Partner Emma Cons

Queer Places:
Chippen's Bank House, Hever Ln, Edenbridge TN8 7ER, UK

Ethel Gertrude Everest (1855 - March 21, 1916) was an associate of Emma Cons, and friend of Lilian Baylis. She provided financial support for the founding of Morley College in south London. The woman with whom Emma Cons went on to share her life was Ethel Everest. Beginning around 1882, Cons stayed at Surrey Lodge increasingly frequently.

Ethel Gertrude Everest was born in Paddington, Middlesex, the third child of Colonel Sir George Everest (1790-1866) and Emma Wing (1823-1889). Sir George Everest was a British surveyor and geographer who served as Surveyor General of India from 1830 to 1843. He is best known for having Mount Everest, the highest mountain on Earth, named in his honour. Ethel had the following siblings: Emma Colebrook (1849-1852), Winifred Crew (1851-1910), Lancelot Fielding (1853-1935), Alfred Wing (1856-1928), and Benigna Edith (1859-1860). Only Lancelot had children and both of those died without issue so direct family line ended in 1935.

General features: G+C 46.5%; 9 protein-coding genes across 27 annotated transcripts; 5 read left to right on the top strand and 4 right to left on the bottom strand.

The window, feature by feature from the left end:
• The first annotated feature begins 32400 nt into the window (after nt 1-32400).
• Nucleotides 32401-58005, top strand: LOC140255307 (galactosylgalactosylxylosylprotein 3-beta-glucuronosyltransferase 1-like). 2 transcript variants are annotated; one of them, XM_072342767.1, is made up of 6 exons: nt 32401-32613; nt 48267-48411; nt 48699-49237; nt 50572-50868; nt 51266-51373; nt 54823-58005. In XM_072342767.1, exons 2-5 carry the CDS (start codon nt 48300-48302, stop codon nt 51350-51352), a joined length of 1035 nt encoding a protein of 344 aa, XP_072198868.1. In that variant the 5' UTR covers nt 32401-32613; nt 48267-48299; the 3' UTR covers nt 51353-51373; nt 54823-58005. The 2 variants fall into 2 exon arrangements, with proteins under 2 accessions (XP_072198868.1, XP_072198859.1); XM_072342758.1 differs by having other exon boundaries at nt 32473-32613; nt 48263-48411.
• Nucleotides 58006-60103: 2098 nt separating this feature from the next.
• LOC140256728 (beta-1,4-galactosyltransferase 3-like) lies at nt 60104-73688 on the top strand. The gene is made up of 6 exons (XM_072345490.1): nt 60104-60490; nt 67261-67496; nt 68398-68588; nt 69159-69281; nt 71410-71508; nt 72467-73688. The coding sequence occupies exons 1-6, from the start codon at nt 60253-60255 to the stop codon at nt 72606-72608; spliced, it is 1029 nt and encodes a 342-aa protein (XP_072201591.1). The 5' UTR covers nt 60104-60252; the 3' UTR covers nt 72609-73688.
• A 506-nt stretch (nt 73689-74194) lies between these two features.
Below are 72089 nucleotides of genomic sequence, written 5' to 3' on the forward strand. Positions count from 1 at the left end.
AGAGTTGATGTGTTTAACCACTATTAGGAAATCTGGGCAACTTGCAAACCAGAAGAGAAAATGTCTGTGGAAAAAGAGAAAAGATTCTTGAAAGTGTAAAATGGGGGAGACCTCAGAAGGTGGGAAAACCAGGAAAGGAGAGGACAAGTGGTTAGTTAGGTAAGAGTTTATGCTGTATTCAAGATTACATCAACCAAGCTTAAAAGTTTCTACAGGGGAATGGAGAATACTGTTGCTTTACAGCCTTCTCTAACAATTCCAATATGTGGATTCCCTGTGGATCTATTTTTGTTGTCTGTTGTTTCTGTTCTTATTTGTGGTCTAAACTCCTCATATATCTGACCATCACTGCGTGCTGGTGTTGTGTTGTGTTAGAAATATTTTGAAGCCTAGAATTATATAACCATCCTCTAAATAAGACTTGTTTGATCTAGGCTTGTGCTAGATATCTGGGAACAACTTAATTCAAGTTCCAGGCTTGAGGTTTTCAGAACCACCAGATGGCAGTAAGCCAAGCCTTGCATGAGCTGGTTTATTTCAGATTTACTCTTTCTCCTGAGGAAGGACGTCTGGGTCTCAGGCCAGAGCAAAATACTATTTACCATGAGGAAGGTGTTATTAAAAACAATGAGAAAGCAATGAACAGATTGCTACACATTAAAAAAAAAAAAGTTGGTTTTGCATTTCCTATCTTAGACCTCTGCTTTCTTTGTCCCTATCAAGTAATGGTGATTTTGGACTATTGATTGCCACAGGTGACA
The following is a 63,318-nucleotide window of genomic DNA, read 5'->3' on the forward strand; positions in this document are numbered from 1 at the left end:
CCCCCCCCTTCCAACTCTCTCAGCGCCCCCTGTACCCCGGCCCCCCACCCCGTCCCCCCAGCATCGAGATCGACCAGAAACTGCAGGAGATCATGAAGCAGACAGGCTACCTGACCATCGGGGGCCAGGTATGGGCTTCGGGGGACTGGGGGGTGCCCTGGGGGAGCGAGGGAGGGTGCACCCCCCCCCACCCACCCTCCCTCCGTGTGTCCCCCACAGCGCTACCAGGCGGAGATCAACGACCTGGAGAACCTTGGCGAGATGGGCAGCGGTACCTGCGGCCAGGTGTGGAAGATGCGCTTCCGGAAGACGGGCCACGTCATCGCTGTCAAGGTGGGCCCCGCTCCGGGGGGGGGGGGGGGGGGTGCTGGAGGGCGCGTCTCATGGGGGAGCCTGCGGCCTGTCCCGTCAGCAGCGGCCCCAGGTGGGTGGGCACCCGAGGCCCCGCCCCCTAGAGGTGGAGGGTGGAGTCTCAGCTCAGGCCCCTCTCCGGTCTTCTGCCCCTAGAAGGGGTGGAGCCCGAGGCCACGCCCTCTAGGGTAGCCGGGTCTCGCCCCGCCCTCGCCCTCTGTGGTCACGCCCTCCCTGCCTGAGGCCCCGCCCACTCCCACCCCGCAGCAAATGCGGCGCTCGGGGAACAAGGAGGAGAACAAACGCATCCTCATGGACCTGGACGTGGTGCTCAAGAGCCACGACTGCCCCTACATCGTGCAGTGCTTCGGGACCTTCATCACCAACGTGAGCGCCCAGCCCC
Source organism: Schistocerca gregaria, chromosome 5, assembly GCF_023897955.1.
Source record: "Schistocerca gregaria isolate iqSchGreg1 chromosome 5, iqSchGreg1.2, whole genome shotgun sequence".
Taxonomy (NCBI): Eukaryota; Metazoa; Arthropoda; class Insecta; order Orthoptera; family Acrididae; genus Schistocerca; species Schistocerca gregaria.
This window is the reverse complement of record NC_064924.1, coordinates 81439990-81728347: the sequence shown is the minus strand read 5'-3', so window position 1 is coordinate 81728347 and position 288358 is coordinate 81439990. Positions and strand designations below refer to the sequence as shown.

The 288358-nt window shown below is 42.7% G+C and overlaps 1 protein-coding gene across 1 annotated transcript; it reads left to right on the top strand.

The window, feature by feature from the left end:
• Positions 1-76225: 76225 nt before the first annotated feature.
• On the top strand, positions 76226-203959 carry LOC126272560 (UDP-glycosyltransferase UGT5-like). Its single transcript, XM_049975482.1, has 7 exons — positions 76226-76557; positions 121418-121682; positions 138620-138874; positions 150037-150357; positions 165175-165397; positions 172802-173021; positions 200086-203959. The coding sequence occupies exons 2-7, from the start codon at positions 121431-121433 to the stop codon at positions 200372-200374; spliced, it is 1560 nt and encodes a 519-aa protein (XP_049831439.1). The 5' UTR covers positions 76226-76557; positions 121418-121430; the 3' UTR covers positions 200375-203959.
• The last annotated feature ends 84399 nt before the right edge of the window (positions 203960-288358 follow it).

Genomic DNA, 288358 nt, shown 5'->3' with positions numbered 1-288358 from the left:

Ethel Everest was a well-educated single woman of independent wealth. She and Emma Cons divided their time between Surrey Lodge and Everest's country home, Chippen's Bank, in Hever, Kent. Romantically or companionably, Emma Cons and Ethel Everest lived together from 1882 to Emma's death in 1912. This was accepted by all and not thought of as anything but two middle-ages, like-minded, philantropic maiden ladies finding companionship, a not uncommon situation in Victorian Britain.

Emma Cons died at Chippens Bank, Ethel Everest's home in Hever. Student recalled after Emma Cons' death how she and Ethel Everest invited them down to Chippen's Bank for weekends in the country. After Cons' death, Lilian Baylis accorded Ethel Everest a widow position, leaving funeral arrangements to her and raising no objections when Cons' ashes where scattered at Chippen's Bank. Baylis also reluctantly yielded to Everest's intense opposition regarding the biography of her aunt which Baylis had proposed writing, feeling free to publish it pnly after Everest's death.

She died March 21, 1916, in Sevenoaks, Kent.

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